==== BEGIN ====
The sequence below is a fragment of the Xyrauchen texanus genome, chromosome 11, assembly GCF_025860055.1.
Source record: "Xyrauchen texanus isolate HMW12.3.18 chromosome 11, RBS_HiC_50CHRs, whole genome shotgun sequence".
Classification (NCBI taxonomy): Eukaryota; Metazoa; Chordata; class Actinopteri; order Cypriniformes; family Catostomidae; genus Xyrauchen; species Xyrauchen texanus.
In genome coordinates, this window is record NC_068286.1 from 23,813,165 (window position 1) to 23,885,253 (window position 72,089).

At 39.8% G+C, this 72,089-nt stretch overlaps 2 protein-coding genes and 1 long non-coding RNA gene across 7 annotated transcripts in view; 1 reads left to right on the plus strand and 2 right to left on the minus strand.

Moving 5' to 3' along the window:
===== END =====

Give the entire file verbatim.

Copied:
The sequence below is a fragment of the Xyrauchen texanus genome, chromosome 11, assembly GCF_025860055.1.
Source record: "Xyrauchen texanus isolate HMW12.3.18 chromosome 11, RBS_HiC_50CHRs, whole genome shotgun sequence".
Classification (NCBI taxonomy): Eukaryota; Metazoa; Chordata; class Actinopteri; order Cypriniformes; family Catostomidae; genus Xyrauchen; species Xyrauchen texanus.
In genome coordinates, this window is record NC_068286.1 from 23,813,165 (window position 1) to 23,885,253 (window position 72,089).

At 39.8% G+C, this 72,089-nt stretch overlaps 2 protein-coding genes and 1 long non-coding RNA gene across 7 annotated transcripts in view; 1 reads left to right on the plus strand and 2 right to left on the minus strand.

Moving 5' to 3' along the window: